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By The Skanner News | The Skanner News
Published: 22 February 2006

WOODBURN, Ore.—Many minority parents are not getting involved in their children's schools because they don't know how or feel unwelcome, according to a new report.

The Chalkboard Project surveyed low-income and minority parents across the state last fall as part of an effort to find ways to improve Oregon's schools.

The survey found that Hispanic parents volunteer an average of three days each year in their children's schools and that Black parents average eight days. By contrast, White parents volunteer an average of 30 days each school year.
The survey also found that 31 percent of Hispanic parents help their children with homework five nights per week, compared to 14 percent of White parents.

Eduardo Angulo, the chair of the Salem/Keizer Coalition for Equality, said many Hispanic families are not used to volunteering at schools because that was not the way schools worked in their home countries.

"The American education system is different," Angulo said. "Latino parents don't understand, you have to be present in the schools, in the classroom."

Chalkboard organizers released their survey results Friday at Valor Middle School in Woodburn. They said that more parental involvement in schools is directly tied to student success, which is why they are concerned about the survey results.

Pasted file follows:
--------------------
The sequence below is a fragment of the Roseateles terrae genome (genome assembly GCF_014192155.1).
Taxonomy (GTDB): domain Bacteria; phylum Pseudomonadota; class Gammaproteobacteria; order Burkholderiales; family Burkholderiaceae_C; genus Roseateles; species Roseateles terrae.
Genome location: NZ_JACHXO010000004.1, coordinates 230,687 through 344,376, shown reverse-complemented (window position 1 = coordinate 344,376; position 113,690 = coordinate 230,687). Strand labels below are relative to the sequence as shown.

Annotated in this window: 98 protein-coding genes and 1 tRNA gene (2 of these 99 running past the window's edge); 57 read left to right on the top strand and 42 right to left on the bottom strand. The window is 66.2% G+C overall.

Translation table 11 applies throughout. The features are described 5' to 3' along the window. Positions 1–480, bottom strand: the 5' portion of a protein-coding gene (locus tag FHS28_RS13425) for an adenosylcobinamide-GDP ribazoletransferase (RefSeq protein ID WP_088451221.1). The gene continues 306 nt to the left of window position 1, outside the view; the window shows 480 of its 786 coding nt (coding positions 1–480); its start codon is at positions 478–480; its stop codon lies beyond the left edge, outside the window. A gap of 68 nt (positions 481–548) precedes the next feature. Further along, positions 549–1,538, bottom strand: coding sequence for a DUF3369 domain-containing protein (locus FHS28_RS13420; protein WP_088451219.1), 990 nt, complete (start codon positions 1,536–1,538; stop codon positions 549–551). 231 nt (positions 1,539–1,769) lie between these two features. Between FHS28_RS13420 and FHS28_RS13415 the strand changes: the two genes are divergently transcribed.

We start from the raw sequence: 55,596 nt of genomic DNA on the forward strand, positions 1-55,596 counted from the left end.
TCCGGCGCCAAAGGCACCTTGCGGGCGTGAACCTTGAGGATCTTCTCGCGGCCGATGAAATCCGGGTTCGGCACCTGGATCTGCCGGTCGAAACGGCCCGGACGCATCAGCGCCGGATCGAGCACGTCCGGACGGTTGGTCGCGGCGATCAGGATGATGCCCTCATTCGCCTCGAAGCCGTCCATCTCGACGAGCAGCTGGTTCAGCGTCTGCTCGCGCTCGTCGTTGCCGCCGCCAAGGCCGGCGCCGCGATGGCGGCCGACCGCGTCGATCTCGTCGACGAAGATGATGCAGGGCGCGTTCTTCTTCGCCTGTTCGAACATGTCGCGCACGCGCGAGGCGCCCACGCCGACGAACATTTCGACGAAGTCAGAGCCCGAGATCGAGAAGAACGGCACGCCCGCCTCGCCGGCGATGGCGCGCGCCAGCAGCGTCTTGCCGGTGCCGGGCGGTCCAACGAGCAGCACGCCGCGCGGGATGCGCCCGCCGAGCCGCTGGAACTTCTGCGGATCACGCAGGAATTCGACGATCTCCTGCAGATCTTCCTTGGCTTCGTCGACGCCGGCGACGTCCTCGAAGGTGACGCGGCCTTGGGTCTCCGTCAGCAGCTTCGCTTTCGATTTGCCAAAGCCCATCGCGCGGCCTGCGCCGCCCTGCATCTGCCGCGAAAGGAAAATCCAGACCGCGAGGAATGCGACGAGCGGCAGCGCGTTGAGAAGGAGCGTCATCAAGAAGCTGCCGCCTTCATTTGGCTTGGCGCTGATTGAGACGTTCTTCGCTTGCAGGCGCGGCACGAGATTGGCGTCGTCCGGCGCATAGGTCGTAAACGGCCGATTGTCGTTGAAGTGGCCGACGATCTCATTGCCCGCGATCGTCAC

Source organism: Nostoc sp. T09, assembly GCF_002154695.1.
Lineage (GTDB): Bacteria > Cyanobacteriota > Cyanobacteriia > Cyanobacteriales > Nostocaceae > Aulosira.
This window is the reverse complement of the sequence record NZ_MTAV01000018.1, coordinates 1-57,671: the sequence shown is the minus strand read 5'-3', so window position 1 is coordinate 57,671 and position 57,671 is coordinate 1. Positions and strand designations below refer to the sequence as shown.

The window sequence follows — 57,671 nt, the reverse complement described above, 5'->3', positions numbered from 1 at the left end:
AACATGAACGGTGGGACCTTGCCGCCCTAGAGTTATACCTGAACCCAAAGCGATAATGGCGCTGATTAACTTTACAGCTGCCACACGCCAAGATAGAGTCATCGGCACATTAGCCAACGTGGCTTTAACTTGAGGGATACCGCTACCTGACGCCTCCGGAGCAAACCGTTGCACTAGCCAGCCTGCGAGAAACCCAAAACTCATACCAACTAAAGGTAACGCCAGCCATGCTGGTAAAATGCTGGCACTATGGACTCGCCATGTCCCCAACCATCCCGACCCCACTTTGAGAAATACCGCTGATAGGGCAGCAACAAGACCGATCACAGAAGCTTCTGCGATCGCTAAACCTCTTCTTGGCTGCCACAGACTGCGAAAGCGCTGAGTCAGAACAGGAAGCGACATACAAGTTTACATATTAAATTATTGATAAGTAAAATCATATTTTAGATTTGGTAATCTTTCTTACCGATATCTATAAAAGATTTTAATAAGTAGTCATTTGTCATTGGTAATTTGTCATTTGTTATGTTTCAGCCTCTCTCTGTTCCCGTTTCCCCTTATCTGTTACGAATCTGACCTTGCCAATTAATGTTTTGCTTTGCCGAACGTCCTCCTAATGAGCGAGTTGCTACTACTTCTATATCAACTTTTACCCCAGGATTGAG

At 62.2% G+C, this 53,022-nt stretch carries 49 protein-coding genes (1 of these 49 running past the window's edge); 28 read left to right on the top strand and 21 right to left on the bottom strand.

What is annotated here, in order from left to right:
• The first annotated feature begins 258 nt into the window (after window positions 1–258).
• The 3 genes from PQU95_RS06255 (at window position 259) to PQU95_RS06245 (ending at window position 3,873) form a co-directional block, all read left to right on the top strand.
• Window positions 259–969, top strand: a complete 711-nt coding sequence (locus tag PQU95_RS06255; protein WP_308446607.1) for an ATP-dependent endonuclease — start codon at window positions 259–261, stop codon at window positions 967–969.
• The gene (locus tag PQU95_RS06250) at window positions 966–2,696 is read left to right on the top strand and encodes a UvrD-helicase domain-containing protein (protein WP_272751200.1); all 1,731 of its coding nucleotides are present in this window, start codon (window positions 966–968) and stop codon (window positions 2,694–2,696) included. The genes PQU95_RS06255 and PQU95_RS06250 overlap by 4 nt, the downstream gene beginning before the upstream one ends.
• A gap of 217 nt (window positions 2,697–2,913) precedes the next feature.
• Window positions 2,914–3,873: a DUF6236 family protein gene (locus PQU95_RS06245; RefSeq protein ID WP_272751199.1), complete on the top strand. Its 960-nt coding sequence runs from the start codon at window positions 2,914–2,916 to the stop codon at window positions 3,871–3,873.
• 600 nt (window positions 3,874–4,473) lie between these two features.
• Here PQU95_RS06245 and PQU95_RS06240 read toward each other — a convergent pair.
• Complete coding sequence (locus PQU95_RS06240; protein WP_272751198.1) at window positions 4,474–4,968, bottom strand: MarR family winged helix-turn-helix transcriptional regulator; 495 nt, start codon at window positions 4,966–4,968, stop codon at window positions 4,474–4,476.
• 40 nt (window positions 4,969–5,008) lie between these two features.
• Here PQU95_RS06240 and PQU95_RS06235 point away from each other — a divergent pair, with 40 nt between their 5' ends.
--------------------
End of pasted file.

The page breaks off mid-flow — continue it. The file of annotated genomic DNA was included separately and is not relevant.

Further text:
Parents often don't volunteer because their work schedule interferes or they are intimidated by encountering staff members who don't speak their language, said Stefani Willis, the project director for Chalkboard.

"It's not like they don't want to be involved," Willis said. "They value education. They're helping kids with homework. They're just a little timid about walking in the door of the school."

But Chalkboard organizers said the Woodburn School District has done well in reaching out to parents.
Valor Middle School social-studies and Spanish teacher Sara Csaky said her school holds monthly meetings for parents — with Spanish and Russian translators — to discuss issues with parents.

The project also is launching two new programs. One is called "Running Start," which gives schools toolkits with two parts — information aimed at training all school staff members on how to welcome and work with parents, and information for parents who may not understand how schools work.

Chalkboard also is joining the Oregon Department of Education to give stipends to schools to help find ways to develop parental involvement policies. The goal is for all schools in the state to have such policies by next school year.

— The Associated Press

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